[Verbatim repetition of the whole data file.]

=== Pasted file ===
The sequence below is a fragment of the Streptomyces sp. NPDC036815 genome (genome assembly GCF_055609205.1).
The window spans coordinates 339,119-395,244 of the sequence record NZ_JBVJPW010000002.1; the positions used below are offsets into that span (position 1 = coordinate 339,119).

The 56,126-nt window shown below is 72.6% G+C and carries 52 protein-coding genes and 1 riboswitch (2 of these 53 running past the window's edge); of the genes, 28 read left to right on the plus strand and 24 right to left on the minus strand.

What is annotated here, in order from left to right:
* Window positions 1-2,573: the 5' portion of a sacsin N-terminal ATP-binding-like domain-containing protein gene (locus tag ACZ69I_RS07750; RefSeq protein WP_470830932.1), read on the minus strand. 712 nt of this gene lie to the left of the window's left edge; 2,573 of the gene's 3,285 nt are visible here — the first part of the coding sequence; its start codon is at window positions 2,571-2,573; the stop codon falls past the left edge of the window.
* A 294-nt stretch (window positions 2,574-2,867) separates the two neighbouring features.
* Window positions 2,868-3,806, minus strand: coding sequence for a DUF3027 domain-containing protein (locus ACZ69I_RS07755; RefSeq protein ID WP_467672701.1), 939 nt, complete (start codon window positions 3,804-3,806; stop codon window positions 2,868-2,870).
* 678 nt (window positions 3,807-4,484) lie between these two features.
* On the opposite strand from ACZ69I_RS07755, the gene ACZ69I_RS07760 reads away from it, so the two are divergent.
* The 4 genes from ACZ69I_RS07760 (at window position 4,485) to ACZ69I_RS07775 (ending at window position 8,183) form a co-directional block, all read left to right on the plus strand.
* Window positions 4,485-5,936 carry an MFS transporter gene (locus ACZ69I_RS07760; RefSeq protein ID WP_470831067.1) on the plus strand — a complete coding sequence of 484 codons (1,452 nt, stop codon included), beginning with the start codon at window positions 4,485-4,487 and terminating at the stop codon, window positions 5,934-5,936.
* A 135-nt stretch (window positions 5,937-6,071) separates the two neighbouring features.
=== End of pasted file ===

The sequence below is a fragment of the Streptomyces sp. NPDC036815 genome (genome assembly GCF_055609205.1).
The window spans coordinates 339,119-395,244 of the sequence record NZ_JBVJPW010000002.1; the positions used below are offsets into that span (position 1 = coordinate 339,119).

The 56,126-nt window shown below is 72.6% G+C and carries 52 protein-coding genes and 1 riboswitch (2 of these 53 running past the window's edge); of the genes, 28 read left to right on the plus strand and 24 right to left on the minus strand.

What is annotated here, in order from left to right:
* Window positions 1-2,573: the 5' portion of a sacsin N-terminal ATP-binding-like domain-containing protein gene (locus tag ACZ69I_RS07750; RefSeq protein WP_470830932.1), read on the minus strand. 712 nt of this gene lie to the left of the window's left edge; 2,573 of the gene's 3,285 nt are visible here — the first part of the coding sequence; its start codon is at window positions 2,571-2,573; the stop codon falls past the left edge of the window.
* A 294-nt stretch (window positions 2,574-2,867) separates the two neighbouring features.
* Window positions 2,868-3,806, minus strand: coding sequence for a DUF3027 domain-containing protein (locus ACZ69I_RS07755; RefSeq protein ID WP_467672701.1), 939 nt, complete (start codon window positions 3,804-3,806; stop codon window positions 2,868-2,870).
* 678 nt (window positions 3,807-4,484) lie between these two features.
* On the opposite strand from ACZ69I_RS07755, the gene ACZ69I_RS07760 reads away from it, so the two are divergent.
* The 4 genes from ACZ69I_RS07760 (at window position 4,485) to ACZ69I_RS07775 (ending at window position 8,183) form a co-directional block, all read left to right on the plus strand.
* Window positions 4,485-5,936 carry an MFS transporter gene (locus ACZ69I_RS07760; RefSeq protein ID WP_470831067.1) on the plus strand — a complete coding sequence of 484 codons (1,452 nt, stop codon included), beginning with the start codon at window positions 4,485-4,487 and terminating at the stop codon, window positions 5,934-5,936.
* A 135-nt stretch (window positions 5,937-6,071) separates the two neighbouring features.